Data from the first analysis of the The Prostate Cancer Registry was presented recently at the European Cancer Congress (ECC) in Vienna, Austria and found that there is a high incidence of co-morbidity in the patient group.
The registry, funded by Janssen EMEA, is the first and largest prospective study of patients with metastatic castration-resistant prostate cancer (mCRPC) in Europe. It aims to provide real world data to help improve the quality of care for men with mCRPC.
With the aim of enrolling a total of 3,000 patients, to date more than 2,500 mCRPC patients from 192 centres in 16 European countries have been enrolled. Patients in the study will be followed for up to three years. By collecting real world data from such a large patient population in both oncology and urology clinics, the registry has the capacity to address key medical and scientific questions concerning the optimal care of people with mCRPC in routine practice, such as treatment sequencing, treatment outcomes, impact on quality of life, medical resource utilisation and patient safety.
Dr Simon Chowdhury, Guy’s Hospital, London, said: “Whilst the advent of new, more effective treatments has benefited many patients, for doctors, increased treatment options raise more questions about which are the right treatments to give individual patients and in what order. The registry follows patients we see in everyday practice: patients with multiple co-morbidities such as heart disease and diabetes. The size and scope of the registry will allow us to analyse large-scale datasets to better understand how we can best utilise the various therapeutic options and tailor treatment to our patients’ individual needs. As the database matures, we can expect to keep building our knowledge on contemporary mCPRC management in daily practice.”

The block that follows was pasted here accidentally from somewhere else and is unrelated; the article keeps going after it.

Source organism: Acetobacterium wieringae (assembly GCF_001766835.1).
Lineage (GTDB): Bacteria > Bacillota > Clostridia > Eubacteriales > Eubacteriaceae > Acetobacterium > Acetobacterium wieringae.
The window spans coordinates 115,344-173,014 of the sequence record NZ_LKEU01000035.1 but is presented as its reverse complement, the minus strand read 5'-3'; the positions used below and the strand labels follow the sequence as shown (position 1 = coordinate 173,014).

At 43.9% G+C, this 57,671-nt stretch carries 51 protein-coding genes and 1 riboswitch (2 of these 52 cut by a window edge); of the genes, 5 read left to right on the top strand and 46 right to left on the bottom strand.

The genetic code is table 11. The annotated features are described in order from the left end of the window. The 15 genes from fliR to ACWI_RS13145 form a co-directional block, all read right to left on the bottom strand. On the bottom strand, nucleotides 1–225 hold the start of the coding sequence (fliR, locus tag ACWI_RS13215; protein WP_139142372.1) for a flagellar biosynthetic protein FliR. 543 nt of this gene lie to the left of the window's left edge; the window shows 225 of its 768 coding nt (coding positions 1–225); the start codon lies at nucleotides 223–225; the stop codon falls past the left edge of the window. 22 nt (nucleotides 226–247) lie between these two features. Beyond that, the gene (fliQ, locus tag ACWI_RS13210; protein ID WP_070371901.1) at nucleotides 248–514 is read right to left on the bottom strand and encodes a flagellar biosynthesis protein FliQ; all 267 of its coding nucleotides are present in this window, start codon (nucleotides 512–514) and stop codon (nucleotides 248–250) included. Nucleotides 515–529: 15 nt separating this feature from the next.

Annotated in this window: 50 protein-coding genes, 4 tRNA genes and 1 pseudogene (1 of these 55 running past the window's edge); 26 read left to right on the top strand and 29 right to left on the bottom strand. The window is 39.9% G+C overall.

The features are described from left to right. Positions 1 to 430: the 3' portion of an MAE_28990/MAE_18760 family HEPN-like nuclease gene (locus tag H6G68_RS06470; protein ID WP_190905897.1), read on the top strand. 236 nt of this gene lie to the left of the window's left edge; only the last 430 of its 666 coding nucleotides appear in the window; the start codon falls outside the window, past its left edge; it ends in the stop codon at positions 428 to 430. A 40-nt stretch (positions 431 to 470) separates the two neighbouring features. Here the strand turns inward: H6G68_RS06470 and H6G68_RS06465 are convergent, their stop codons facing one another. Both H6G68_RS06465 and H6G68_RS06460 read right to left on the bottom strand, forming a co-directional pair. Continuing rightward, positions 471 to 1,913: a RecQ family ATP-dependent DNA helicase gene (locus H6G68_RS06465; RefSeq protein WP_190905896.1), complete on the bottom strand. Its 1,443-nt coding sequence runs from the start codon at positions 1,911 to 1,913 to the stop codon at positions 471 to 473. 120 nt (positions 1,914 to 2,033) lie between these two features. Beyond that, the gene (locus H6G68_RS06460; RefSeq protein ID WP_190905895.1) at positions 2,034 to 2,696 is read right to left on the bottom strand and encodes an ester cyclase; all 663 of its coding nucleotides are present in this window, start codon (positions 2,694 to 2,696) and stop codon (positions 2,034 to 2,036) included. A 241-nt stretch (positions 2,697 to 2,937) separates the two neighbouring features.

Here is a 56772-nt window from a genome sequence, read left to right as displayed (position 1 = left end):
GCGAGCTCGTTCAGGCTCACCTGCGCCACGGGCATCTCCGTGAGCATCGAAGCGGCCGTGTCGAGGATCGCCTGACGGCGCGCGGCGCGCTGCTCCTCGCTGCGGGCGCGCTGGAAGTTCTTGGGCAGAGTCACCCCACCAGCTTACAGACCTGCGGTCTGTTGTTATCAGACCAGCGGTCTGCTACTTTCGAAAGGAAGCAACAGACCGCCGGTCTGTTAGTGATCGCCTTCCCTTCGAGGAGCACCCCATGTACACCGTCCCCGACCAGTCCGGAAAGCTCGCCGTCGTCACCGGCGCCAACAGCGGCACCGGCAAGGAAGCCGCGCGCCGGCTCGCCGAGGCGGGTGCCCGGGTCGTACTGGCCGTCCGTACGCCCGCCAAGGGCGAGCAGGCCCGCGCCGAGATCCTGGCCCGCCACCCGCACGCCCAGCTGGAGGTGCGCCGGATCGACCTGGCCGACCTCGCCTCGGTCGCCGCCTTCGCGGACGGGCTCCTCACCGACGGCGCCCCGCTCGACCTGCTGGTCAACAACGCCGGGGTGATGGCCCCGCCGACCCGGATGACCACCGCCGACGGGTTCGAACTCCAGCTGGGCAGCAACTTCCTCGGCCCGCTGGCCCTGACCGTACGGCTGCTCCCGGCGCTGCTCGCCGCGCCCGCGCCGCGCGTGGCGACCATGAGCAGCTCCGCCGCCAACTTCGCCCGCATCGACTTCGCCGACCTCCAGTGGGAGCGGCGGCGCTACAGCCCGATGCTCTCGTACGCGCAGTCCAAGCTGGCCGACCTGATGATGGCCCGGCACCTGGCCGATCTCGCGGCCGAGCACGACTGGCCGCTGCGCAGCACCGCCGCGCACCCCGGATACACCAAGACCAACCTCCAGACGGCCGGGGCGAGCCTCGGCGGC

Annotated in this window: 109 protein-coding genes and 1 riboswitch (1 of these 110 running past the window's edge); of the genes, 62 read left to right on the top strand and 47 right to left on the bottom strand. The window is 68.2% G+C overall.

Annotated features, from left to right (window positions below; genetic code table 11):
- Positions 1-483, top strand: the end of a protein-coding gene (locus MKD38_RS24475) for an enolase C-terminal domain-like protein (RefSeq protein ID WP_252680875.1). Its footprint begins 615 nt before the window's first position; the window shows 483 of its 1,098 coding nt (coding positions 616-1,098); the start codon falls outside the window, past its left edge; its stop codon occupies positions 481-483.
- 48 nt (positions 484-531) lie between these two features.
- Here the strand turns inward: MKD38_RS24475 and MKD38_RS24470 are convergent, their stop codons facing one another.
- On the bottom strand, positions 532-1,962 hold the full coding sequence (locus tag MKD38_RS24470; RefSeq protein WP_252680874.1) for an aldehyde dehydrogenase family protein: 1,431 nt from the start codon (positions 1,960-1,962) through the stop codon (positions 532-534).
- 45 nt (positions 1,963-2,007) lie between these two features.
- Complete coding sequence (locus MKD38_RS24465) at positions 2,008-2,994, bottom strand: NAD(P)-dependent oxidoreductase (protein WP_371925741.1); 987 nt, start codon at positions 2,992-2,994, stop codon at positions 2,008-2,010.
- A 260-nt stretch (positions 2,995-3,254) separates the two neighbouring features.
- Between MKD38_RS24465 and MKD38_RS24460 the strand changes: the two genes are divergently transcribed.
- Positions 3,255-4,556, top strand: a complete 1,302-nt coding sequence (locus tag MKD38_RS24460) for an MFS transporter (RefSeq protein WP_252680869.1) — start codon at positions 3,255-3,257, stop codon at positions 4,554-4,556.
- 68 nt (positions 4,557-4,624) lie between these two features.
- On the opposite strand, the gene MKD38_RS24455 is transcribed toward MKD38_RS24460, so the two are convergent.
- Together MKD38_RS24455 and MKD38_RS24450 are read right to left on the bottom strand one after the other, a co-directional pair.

The first analysis presented at ECC 2015 indicates an enrollment of a broad range of patients with complex clinical presentations, reflecting the real-world nature of the population studied. Patients in the study have a mean age of 71.5 years and a high incidence of comorbidities (62.8%), the most common being cardiovascular disease (54.9%) and hypertension (44.6%). 79.2% of the patients enrolled were prescribed concomitant medications. 41.4% of patients had previously received chemotherapy and 58.6% were chemotherapy-naïve at enrolment.
Further analyses and data releases are being planned for early 2016. Prostate cancer is the most commonly diagnosed cancer in men, with over 400,000 new cases diagnosed in Europe each year.